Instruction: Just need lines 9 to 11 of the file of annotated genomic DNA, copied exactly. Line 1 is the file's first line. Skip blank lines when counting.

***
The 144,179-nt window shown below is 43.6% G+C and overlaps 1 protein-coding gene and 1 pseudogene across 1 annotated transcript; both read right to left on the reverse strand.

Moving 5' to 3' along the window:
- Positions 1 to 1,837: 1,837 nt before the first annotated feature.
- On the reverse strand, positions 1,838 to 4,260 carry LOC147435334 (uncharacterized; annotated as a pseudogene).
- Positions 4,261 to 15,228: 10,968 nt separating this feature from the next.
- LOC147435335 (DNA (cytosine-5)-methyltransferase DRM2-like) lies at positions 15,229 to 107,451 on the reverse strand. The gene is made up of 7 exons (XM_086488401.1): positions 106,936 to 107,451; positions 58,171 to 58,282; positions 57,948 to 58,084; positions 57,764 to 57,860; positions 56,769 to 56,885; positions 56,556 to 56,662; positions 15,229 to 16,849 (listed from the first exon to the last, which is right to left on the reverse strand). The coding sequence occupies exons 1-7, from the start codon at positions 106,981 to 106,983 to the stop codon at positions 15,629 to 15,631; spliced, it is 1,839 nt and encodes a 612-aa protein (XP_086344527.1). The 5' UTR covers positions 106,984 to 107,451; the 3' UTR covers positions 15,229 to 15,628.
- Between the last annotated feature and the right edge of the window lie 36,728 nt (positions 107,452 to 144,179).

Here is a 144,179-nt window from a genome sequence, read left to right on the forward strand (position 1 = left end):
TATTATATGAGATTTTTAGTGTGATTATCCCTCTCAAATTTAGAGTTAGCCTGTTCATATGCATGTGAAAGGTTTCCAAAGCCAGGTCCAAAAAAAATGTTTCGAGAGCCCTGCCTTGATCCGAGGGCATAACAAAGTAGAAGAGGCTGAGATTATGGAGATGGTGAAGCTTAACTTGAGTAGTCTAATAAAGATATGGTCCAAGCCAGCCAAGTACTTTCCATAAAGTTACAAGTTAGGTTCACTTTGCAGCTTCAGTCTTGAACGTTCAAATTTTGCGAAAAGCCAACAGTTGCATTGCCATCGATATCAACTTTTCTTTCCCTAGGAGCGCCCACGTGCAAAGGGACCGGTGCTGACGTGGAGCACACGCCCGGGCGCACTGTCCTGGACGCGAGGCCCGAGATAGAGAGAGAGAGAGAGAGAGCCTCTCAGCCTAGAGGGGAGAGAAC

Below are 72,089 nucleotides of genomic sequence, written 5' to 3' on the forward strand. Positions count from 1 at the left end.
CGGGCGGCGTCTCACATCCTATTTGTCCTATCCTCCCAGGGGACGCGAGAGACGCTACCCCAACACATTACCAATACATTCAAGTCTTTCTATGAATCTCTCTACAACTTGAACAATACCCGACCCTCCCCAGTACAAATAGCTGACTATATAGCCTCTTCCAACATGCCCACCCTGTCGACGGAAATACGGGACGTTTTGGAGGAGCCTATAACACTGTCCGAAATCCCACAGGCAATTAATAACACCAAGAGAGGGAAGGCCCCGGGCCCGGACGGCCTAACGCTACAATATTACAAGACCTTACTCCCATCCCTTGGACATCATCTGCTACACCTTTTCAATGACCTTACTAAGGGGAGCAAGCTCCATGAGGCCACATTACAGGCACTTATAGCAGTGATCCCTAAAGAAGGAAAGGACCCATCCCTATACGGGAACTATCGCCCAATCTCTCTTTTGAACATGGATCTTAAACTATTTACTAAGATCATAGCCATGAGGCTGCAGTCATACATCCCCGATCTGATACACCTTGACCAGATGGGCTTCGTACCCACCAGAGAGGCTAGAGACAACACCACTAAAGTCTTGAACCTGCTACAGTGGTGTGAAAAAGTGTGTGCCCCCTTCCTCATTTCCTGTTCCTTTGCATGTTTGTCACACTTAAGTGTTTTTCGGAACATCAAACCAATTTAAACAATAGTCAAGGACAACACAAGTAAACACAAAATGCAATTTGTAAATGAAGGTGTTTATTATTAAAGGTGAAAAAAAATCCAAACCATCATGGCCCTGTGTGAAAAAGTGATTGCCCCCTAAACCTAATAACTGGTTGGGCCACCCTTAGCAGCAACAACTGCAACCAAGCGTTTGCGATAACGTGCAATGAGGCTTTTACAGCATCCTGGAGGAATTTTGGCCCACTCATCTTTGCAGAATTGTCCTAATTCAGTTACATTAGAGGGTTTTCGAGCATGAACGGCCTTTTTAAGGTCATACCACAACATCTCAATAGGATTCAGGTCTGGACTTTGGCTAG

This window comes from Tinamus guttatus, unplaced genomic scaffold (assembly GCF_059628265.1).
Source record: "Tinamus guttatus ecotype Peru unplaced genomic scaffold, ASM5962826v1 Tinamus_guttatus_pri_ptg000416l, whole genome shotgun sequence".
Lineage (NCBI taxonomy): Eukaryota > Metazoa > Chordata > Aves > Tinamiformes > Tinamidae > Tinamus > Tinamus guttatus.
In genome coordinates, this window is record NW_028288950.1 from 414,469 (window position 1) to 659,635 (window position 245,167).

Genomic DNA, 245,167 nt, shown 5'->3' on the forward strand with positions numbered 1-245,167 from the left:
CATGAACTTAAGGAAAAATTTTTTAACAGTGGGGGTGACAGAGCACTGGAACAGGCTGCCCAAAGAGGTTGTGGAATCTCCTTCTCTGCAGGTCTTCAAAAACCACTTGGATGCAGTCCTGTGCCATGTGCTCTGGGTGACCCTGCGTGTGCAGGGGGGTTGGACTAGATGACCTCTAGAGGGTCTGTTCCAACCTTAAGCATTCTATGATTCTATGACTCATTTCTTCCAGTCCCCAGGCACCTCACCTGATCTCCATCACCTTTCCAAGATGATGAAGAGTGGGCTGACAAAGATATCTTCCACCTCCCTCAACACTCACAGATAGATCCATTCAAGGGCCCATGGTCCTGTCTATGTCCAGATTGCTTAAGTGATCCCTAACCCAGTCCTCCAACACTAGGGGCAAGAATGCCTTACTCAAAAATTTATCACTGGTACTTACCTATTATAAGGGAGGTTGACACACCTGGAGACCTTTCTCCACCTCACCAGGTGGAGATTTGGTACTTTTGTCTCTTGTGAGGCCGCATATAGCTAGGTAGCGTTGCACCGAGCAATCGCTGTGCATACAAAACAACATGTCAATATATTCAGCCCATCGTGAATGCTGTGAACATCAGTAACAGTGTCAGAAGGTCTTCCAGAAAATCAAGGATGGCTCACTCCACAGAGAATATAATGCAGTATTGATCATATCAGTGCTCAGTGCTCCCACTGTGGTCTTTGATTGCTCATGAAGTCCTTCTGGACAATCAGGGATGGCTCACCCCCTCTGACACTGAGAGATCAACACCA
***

TATTATATGAGATTTTTAGTGTGATTATCCCTCTCAAATTTAGAGTTAGCCTGTTCATATGCATGTGAAAGGTTTCCAAAGCCAGGTCCAAAAAAAATGTTTCGAGAGCCCTGCCTTGATCCGAGGGCATAACAAAGTAGAAGAGGCTGAGATTATGGAGATGGTGAAGCTTAACTTGAGTAGTCTAATAAAGATATGGTCCAAGCCAGCCAAGTACTTTCCATAAAGTTACAAGTTAGGTTCACTTTGCAGCTTCAGTCTTGAACGTTCAAATTTTGCGAAAAGCCAACAGTTGCATTGCCATCGATATCAACTTTTCTTTCCCTAGGAGCGCCCACGTGCAAAGGGACCGGTGCTGACGTGGAGCACACGCCCGGGCGCACTGTCCTGGACGCGAGGCCCGAGATAGAGAGAGAGAGAGAGAGAGCCTCTCAGCCTAGAGGGGAGAGAAC

Below are 72,089 nucleotides of genomic sequence, written 5' to 3' on the forward strand. Positions count from 1 at the left end.
CGGGCGGCGTCTCACATCCTATTTGTCCTATCCTCCCAGGGGACGCGAGAGACGCTACCCCAACACATTACCAATACATTCAAGTCTTTCTATGAATCTCTCTACAACTTGAACAATACCCGACCCTCCCCAGTACAAATAGCTGACTATATAGCCTCTTCCAACATGCCCACCCTGTCGACGGAAATACGGGACGTTTTGGAGGAGCCTATAACACTGTCCGAAATCCCACAGGCAATTAATAACACCAAGAGAGGGAAGGCCCCGGGCCCGGACGGCCTAACGCTACAATATTACAAGACCTTACTCCCATCCCTTGGACATCATCTGCTACACCTTTTCAATGACCTTACTAAGGGGAGCAAGCTCCATGAGGCCACATTACAGGCACTTATAGCAGTGATCCCTAAAGAAGGAAAGGACCCATCCCTATACGGGAACTATCGCCCAATCTCTCTTTTGAACATGGATCTTAAACTATTTACTAAGATCATAGCCATGAGGCTGCAGTCATACATCCCCGATCTGATACACCTTGACCAGATGGGCTTCGTACCCACCAGAGAGGCTAGAGACAACACCACTAAAGTCTTGAACCTGCTACAGTGGTGTGAAAAAGTGTGTGCCCCCTTCCTCATTTCCTGTTCCTTTGCATGTTTGTCACACTTAAGTGTTTTTCGGAACATCAAACCAATTTAAACAATAGTCAAGGACAACACAAGTAAACACAAAATGCAATTTGTAAATGAAGGTGTTTATTATTAAAGGTGAAAAAAAATCCAAACCATCATGGCCCTGTGTGAAAAAGTGATTGCCCCCTAAACCTAATAACTGGTTGGGCCACCCTTAGCAGCAACAACTGCAACCAAGCGTTTGCGATAACGTGCAATGAGGCTTTTACAGCATCCTGGAGGAATTTTGGCCCACTCATCTTTGCAGAATTGTCCTAATTCAGTTACATTAGAGGGTTTTCGAGCATGAACGGCCTTTTTAAGGTCATACCACAACATCTCAATAGGATTCAGGTCTGGACTTTGGCTAG